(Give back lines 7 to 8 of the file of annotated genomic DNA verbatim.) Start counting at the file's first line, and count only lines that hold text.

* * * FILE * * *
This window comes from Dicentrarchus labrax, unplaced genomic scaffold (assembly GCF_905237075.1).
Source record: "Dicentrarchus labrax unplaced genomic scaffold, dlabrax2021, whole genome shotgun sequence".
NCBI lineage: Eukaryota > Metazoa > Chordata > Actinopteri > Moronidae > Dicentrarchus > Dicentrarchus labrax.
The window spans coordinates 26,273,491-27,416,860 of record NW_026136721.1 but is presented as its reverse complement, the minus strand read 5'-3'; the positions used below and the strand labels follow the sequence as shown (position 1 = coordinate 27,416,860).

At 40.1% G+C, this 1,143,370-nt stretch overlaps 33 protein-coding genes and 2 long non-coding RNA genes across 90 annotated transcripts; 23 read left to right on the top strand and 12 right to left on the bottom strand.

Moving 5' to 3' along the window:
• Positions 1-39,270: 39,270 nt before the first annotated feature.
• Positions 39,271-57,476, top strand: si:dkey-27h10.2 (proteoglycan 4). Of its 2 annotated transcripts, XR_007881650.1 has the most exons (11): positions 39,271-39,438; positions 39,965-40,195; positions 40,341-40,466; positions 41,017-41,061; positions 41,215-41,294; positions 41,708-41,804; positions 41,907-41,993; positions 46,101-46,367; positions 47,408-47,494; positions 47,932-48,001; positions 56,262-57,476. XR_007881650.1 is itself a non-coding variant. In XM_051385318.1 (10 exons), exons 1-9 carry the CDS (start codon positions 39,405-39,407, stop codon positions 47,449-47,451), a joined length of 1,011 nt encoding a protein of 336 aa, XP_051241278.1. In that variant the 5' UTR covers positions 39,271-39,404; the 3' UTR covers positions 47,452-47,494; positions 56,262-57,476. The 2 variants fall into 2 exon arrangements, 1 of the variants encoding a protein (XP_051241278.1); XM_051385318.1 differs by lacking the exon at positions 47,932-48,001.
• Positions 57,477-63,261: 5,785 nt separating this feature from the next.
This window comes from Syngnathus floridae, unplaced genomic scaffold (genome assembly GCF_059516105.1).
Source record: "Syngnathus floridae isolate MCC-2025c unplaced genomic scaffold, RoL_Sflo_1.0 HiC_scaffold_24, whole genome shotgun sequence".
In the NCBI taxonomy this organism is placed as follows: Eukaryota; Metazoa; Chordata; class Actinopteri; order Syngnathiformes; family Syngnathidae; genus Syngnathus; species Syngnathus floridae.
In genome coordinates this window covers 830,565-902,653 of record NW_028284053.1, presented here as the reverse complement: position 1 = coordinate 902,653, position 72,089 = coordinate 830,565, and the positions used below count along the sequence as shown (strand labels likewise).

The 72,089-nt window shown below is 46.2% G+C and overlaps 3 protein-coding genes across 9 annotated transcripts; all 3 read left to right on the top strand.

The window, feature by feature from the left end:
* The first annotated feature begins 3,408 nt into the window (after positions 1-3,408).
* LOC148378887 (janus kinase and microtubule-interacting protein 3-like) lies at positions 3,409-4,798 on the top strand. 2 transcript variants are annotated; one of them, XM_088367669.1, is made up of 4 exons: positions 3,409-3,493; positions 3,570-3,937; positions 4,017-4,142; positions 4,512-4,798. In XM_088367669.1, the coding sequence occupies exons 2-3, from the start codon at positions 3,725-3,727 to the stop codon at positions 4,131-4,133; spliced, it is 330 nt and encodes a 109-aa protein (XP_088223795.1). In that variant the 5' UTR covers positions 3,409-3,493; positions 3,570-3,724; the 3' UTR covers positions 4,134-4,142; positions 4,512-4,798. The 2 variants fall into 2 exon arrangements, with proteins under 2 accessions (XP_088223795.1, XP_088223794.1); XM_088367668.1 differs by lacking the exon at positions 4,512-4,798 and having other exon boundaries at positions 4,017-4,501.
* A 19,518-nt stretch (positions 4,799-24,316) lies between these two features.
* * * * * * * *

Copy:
• Positions 1-39,270: 39,270 nt before the first annotated feature.
• Positions 39,271-57,476, top strand: si:dkey-27h10.2 (proteoglycan 4). Of its 2 annotated transcripts, XR_007881650.1 has the most exons (11): positions 39,271-39,438; positions 39,965-40,195; positions 40,341-40,466; positions 41,017-41,061; positions 41,215-41,294; positions 41,708-41,804; positions 41,907-41,993; positions 46,101-46,367; positions 47,408-47,494; positions 47,932-48,001; positions 56,262-57,476. XR_007881650.1 is itself a non-coding variant. In XM_051385318.1 (10 exons), exons 1-9 carry the CDS (start codon positions 39,405-39,407, stop codon positions 47,449-47,451), a joined length of 1,011 nt encoding a protein of 336 aa, XP_051241278.1. In that variant the 5' UTR covers positions 39,271-39,404; the 3' UTR covers positions 47,452-47,494; positions 56,262-57,476. The 2 variants fall into 2 exon arrangements, 1 of the variants encoding a protein (XP_051241278.1); XM_051385318.1 differs by lacking the exon at positions 47,932-48,001.